Monday, December 23, 2013

Sestina for Alvin's Last Walk In The Woods

Sestina for Alvin's Last Walk in the Woods
by Mary Ellen Iatropoulos

We trudge amid trees in the failing light,
Leaf-filtered pockets of warmth in the cold
Dapple the ground of the pungent woods,
Thick autumn evidence, leaves clod-heavy
Like moss underfoot as we carry his dust,
A vivacious man reduced to mere matter.

We try to converse as we carry his matter,
Uncertain on strange ground. In fading light
We stumble through branches, trees coated with dust
From things that have ended, crisp leaves crackle-cold,
Our tears that spill over—hot anguish—drip heavy,
Our small talk falls flat in the cavernous woods.

Our grandfather’s dog stops short in the woods
Sniffs air and can sense that there’s something the matter,
Aware of the absence, not knowing the dust
Of his lost friend walks with us—then light
Like a tumbleweed, bounds to us, nose cold,
He barks at the urn, voice wordless and heavy.

And what can we say, with subject so heavy?
We scatter the ash on a tree in the woods.
We speak of his warmth while we shiver from cold.
Our words grasp at poignancy over the matter,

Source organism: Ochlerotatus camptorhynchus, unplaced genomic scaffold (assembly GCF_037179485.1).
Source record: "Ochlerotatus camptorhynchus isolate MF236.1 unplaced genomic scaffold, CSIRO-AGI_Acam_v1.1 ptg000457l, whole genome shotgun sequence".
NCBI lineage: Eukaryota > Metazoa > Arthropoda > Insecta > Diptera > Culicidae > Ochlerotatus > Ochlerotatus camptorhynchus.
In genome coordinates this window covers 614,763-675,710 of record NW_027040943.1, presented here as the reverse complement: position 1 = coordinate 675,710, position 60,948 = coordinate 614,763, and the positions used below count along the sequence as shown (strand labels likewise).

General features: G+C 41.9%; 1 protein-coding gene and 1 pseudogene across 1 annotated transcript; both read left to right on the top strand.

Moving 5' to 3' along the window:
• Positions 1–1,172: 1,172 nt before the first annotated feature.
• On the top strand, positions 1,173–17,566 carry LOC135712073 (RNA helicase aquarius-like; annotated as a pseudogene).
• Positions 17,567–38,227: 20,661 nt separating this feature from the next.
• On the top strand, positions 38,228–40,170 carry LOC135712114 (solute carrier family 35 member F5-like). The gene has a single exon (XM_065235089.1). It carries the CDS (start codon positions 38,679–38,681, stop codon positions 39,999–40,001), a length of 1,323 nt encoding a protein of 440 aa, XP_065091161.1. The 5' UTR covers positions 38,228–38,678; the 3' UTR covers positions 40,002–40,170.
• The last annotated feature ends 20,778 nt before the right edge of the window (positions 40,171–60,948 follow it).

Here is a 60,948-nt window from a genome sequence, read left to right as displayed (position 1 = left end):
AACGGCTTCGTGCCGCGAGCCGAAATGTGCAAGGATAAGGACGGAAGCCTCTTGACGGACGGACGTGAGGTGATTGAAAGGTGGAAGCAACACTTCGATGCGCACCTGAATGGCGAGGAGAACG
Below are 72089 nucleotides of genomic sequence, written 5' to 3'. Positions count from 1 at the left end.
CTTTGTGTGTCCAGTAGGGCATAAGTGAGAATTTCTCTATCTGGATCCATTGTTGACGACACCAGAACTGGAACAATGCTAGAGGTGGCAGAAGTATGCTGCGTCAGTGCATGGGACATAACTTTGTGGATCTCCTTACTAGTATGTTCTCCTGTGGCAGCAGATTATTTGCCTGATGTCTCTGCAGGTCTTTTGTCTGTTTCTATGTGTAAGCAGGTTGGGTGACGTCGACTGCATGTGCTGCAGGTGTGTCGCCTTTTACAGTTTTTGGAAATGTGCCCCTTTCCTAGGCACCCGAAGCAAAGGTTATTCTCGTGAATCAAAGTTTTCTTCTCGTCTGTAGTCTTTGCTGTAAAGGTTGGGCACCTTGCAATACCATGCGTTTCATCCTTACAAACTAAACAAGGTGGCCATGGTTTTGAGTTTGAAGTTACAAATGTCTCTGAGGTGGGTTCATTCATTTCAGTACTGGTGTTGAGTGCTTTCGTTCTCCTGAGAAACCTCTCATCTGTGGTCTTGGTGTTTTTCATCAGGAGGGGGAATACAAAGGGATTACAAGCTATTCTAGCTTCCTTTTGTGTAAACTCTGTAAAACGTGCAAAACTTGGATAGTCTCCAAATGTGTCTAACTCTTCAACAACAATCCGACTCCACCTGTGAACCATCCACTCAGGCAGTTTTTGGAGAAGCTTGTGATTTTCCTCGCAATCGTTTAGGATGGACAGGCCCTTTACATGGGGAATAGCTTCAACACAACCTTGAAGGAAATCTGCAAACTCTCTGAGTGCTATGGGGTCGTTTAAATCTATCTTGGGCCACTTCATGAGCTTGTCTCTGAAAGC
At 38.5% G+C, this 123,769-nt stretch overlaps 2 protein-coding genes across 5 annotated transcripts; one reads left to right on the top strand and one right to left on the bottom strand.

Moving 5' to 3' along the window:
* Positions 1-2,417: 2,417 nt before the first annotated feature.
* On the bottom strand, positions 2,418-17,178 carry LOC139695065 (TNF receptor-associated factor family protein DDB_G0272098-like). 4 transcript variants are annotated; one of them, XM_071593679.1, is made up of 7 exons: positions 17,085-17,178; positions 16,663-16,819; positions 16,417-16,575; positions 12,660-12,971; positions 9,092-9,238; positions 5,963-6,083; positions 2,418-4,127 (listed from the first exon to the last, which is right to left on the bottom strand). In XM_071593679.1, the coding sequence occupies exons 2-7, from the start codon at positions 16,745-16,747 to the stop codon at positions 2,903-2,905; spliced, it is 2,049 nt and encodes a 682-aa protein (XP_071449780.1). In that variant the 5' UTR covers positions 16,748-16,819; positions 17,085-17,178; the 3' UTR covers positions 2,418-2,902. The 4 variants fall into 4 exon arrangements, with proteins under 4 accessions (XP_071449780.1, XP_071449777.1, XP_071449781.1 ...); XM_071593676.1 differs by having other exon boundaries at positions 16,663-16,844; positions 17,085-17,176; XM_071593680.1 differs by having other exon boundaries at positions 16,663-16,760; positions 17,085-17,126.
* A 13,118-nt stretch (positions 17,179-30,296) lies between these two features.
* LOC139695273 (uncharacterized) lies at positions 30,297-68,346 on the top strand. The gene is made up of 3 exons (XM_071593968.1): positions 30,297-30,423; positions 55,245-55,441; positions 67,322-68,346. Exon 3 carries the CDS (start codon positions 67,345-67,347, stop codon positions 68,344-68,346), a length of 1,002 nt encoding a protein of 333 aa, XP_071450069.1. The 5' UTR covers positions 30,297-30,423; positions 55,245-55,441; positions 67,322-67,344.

We try not to notice day’s disappeared light,
To not see ourselves in the billowing dust.

The ashes dispatched, we wait for the dust
And for words to disperse, but (both being heavy)
Weigh down on the air, just darken the light.
We wend our way back through the stumbling woods,
Unsettled despite having settled the matter,
And colder inside than the outside is cold.

We head to the house, bustling bright in the cold,
soon home but head-weary. We’ll someday be dust,
Will someday be carried by kids holding matter
Contained in an urn both weightless and heavy
Someday autumn evidence carpeting woods,
Someday under footfalls in fading light.

We fight the cold now because we are not dust.
The heavy embrace of clenched fists in the woods,

The matter that clings to the failing light.

Sunday, July 21, 2013

National Tell A Girl She's Beautiful Day, Everyday Sexism, Jo Swinson, and (Not) Feeding the Trolls

I'm often told that sexism doesn't exist anymore, that talking about sexism and gender inequality is a waste of time because men and women are treated equally these days. Yesterday, though, I had my first experience being trolled on Twitter (regarding the trending hashtag #nationaltellagirlsheisbeautifulday), and it's provided me an anecdote to illustrate some of the ways sexism definitely still exists and continues to thrive in our society.